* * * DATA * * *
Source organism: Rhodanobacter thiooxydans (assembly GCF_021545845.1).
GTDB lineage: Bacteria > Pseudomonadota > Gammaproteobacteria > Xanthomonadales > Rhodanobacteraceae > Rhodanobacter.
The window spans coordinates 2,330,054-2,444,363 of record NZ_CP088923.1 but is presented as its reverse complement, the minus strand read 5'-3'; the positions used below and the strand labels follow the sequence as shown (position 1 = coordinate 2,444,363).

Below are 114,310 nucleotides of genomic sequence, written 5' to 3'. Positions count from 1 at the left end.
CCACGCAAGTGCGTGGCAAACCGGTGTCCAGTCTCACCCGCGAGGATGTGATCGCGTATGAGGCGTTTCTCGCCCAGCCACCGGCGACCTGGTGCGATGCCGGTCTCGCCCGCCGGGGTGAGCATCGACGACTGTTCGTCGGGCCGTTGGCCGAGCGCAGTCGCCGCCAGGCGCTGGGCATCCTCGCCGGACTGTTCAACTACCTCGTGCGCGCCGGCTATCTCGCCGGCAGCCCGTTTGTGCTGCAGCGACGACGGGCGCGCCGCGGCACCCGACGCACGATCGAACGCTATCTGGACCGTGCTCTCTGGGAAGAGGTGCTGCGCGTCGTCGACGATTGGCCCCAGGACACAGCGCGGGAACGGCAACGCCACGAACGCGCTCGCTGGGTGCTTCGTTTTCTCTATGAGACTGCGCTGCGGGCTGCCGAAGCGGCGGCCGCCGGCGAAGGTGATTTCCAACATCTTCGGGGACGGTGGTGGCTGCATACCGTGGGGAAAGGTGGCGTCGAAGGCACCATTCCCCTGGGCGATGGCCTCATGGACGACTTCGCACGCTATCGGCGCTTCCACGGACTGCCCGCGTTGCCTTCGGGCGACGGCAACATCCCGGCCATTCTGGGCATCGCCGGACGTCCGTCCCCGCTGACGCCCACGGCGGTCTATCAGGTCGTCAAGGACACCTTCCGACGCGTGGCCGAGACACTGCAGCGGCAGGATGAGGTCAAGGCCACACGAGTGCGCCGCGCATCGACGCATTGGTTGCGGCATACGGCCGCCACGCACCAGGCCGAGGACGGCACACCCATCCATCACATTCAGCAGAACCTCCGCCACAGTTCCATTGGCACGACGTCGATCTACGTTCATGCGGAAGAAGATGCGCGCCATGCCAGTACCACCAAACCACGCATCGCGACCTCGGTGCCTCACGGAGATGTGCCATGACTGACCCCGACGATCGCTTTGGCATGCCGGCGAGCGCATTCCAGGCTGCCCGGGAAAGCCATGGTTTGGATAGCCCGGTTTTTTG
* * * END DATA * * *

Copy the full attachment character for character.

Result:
Source organism: Rhodanobacter thiooxydans (assembly GCF_021545845.1).
GTDB lineage: Bacteria > Pseudomonadota > Gammaproteobacteria > Xanthomonadales > Rhodanobacteraceae > Rhodanobacter.
The window spans coordinates 2,330,054-2,444,363 of record NZ_CP088923.1 but is presented as its reverse complement, the minus strand read 5'-3'; the positions used below and the strand labels follow the sequence as shown (position 1 = coordinate 2,444,363).

Below are 114,310 nucleotides of genomic sequence, written 5' to 3'. Positions count from 1 at the left end.
CCACGCAAGTGCGTGGCAAACCGGTGTCCAGTCTCACCCGCGAGGATGTGATCGCGTATGAGGCGTTTCTCGCCCAGCCACCGGCGACCTGGTGCGATGCCGGTCTCGCCCGCCGGGGTGAGCATCGACGACTGTTCGTCGGGCCGTTGGCCGAGCGCAGTCGCCGCCAGGCGCTGGGCATCCTCGCCGGACTGTTCAACTACCTCGTGCGCGCCGGCTATCTCGCCGGCAGCCCGTTTGTGCTGCAGCGACGACGGGCGCGCCGCGGCACCCGACGCACGATCGAACGCTATCTGGACCGTGCTCTCTGGGAAGAGGTGCTGCGCGTCGTCGACGATTGGCCCCAGGACACAGCGCGGGAACGGCAACGCCACGAACGCGCTCGCTGGGTGCTTCGTTTTCTCTATGAGACTGCGCTGCGGGCTGCCGAAGCGGCGGCCGCCGGCGAAGGTGATTTCCAACATCTTCGGGGACGGTGGTGGCTGCATACCGTGGGGAAAGGTGGCGTCGAAGGCACCATTCCCCTGGGCGATGGCCTCATGGACGACTTCGCACGCTATCGGCGCTTCCACGGACTGCCCGCGTTGCCTTCGGGCGACGGCAACATCCCGGCCATTCTGGGCATCGCCGGACGTCCGTCCCCGCTGACGCCCACGGCGGTCTATCAGGTCGTCAAGGACACCTTCCGACGCGTGGCCGAGACACTGCAGCGGCAGGATGAGGTCAAGGCCACACGAGTGCGCCGCGCATCGACGCATTGGTTGCGGCATACGGCCGCCACGCACCAGGCCGAGGACGGCACACCCATCCATCACATTCAGCAGAACCTCCGCCACAGTTCCATTGGCACGACGTCGATCTACGTTCATGCGGAAGAAGATGCGCGCCATGCCAGTACCACCAAACCACGCATCGCGACCTCGGTGCCTCACGGAGATGTGCCATGACTGACCCCGACGATCGCTTTGGCATGCCGGCGAGCGCATTCCAGGCTGCCCGGGAAAGCCATGGTTTGGATAGCCCGGTTTTTTG